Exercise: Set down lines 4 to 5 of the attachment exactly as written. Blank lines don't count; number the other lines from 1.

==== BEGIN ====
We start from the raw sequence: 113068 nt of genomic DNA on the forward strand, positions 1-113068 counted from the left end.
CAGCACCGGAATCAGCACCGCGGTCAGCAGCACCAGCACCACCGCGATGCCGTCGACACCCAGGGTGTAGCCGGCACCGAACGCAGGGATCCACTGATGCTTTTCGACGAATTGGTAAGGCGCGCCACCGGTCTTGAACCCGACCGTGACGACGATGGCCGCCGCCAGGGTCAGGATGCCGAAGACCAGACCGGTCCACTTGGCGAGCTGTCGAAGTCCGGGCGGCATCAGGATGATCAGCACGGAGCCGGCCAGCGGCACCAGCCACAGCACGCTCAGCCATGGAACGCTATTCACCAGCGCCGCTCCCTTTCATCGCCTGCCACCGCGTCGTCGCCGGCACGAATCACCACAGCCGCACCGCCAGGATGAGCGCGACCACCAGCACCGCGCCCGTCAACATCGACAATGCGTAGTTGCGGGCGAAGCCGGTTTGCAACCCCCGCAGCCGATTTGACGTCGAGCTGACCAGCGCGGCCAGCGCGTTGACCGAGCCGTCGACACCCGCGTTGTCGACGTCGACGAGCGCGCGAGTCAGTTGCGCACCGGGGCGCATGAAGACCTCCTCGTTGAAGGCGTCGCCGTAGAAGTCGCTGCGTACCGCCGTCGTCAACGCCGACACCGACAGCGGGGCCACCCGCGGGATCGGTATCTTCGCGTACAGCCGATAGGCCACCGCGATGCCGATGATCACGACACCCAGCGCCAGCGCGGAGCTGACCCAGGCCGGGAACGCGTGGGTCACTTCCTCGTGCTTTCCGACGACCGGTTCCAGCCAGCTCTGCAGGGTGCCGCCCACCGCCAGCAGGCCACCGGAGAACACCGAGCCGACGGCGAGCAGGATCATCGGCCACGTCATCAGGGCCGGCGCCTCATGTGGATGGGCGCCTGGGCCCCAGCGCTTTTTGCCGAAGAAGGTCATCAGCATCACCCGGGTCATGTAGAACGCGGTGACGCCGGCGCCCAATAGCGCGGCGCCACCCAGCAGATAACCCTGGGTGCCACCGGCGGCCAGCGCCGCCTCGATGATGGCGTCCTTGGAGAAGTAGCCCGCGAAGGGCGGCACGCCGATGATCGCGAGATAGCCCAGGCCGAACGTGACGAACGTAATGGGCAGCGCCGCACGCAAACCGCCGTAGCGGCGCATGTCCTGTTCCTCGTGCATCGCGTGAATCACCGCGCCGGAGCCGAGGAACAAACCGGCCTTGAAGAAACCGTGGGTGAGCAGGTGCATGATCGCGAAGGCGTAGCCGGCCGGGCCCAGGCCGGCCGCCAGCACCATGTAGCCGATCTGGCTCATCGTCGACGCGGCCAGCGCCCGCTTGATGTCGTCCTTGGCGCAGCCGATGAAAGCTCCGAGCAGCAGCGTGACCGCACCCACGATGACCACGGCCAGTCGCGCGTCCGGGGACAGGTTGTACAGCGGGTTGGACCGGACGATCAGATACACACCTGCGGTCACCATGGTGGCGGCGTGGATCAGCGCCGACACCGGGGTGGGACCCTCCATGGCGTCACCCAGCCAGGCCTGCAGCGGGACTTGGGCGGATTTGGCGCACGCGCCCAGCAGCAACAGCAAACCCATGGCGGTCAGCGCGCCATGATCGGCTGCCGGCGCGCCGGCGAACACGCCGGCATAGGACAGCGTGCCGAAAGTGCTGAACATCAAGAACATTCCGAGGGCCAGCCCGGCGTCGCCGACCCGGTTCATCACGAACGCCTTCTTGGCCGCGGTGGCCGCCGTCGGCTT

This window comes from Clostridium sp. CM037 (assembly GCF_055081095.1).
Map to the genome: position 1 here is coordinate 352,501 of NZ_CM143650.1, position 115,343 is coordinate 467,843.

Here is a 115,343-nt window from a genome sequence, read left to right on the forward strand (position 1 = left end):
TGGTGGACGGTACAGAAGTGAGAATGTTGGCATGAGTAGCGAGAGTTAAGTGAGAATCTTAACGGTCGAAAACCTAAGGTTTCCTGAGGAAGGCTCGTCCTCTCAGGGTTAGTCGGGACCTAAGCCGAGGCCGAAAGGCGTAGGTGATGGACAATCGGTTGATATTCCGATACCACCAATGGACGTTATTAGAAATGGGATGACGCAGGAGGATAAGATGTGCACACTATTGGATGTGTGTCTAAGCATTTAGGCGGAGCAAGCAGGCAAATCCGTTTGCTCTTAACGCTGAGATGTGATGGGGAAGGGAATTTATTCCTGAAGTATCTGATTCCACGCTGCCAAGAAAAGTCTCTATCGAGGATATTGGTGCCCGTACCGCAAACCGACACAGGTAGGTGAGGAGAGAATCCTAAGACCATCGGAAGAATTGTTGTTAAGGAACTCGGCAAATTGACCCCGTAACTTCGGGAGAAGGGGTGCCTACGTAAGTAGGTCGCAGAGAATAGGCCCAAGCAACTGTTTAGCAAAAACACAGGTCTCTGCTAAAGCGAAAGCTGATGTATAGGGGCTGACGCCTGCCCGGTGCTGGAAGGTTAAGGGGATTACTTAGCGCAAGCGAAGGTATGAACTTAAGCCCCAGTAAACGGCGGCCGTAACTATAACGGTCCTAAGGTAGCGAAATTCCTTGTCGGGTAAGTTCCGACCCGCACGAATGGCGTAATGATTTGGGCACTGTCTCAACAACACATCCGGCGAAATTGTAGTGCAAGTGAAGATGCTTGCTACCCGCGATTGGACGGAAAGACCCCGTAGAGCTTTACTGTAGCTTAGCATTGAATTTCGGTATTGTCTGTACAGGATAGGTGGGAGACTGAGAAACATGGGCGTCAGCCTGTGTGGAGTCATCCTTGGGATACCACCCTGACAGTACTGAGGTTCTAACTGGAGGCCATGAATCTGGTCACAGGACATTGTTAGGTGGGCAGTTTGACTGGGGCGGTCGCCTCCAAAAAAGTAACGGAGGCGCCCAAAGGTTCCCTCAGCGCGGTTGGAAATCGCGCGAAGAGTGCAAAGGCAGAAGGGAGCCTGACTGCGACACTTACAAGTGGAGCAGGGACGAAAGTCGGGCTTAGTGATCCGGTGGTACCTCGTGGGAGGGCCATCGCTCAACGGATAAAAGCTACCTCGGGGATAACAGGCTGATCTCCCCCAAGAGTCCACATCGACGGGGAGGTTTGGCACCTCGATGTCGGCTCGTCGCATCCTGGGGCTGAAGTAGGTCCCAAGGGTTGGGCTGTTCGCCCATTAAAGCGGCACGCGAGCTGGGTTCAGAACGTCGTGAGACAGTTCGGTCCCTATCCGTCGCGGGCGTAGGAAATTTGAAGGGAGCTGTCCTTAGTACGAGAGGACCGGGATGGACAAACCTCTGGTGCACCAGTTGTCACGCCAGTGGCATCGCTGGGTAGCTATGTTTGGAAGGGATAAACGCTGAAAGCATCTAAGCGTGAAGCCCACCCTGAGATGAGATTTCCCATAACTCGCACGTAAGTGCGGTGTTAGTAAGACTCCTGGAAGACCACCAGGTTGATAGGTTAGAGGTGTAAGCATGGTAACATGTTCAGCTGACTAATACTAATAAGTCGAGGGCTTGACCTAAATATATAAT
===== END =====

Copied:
Map to the genome: position 1 here is coordinate 352,501 of NZ_CM143650.1, position 115,343 is coordinate 467,843.

Here is a 115,343-nt window from a genome sequence, read left to right on the forward strand (position 1 = left end):